Islamist militants are suspected to be a group behind the killing 25 people including 13 soldiers in multiple attacks in central Mali, burning down an army base and ambushing troops sent as reinforcements, the army and local authorities said on October 13.
The attacks were the deadliest since the August 18 military coup d’état ousting unpopular President Ibrahim Boubacar Keita, and came just days after scores of jailed jihadists were freed by the interim government in a prisoners for hostages swap.
Nine soldiers were killed in the first attack that took place overnight against a base in Sokoura near the border with Burkina Faso, the army statement reads.
At around 8:30 a.m. (0830 GMT) on Tuesday, on October 13, another three soldiers were killed in an ambush at a bridge near the base as their unit headed to the scene of the first attack, the army statement explains.
Nine militants were killed in clashes with the reinforcement unit and two of their vehicles destroyed by the air force.
In a third assault about 40 minutes later near the town of Bandiagara, gunmen ambushed a commercial truck, killing 12 traders and one soldier, according to Moulaye Guindo, the mayor of nearby Bankass, to which the traders were en route.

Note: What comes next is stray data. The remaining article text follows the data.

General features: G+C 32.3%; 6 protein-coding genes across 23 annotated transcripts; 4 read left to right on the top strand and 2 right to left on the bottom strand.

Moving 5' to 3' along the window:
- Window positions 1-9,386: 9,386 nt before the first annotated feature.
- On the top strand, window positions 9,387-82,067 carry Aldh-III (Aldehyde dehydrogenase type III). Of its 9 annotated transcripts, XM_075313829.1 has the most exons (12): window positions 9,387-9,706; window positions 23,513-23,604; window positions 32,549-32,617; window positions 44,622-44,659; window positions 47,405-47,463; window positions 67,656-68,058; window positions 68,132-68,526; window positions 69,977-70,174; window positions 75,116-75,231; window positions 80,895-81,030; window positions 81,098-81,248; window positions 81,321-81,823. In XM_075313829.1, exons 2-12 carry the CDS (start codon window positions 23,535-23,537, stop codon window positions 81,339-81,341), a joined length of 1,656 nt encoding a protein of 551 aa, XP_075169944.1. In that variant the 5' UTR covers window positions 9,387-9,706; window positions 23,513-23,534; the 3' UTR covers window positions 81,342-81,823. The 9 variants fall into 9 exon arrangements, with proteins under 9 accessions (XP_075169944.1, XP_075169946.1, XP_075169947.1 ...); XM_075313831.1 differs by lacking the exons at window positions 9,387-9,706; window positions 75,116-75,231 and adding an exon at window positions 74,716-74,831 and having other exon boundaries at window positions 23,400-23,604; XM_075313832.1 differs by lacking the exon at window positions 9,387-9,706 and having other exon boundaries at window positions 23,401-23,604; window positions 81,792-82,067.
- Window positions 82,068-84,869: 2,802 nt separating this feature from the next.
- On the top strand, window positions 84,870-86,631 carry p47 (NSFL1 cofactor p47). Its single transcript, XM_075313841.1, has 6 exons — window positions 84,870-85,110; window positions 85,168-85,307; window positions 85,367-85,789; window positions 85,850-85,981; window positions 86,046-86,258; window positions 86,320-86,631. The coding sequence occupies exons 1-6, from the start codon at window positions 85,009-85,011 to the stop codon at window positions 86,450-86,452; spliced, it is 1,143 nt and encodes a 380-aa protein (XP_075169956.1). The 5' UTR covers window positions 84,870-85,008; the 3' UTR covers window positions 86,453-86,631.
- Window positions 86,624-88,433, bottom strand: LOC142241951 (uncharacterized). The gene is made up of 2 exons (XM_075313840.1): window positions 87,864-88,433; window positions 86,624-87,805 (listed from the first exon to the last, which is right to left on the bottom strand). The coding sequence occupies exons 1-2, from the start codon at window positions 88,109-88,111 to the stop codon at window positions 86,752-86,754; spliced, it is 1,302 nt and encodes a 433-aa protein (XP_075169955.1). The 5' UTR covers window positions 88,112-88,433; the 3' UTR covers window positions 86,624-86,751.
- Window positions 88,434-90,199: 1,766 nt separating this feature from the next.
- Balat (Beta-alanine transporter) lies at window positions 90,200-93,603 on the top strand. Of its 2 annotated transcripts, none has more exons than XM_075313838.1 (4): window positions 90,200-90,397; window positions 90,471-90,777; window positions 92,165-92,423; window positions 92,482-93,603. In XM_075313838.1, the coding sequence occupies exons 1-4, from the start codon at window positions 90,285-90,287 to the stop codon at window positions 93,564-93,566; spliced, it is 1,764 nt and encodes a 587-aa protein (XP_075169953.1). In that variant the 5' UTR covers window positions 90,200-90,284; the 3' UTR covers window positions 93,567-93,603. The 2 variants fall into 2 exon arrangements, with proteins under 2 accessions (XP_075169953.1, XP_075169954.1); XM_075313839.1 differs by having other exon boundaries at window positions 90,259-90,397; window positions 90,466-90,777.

A witness said he saw nine bodies at the military base and helped transport 20 wounded to local medical centres.
“They (jihadists) took all the vehicles and burned those they could not take away. The camp is burned,” said the witness, who asked not to be identified for fear of reprisal.
A transitional government has been appointed since the military coup. But regional and international powers fear the violence could further destabilise the West African nation and undermine a French-directed military campaign against insurgents linked to al Qaeda and Islamic State in the wider Sahel region.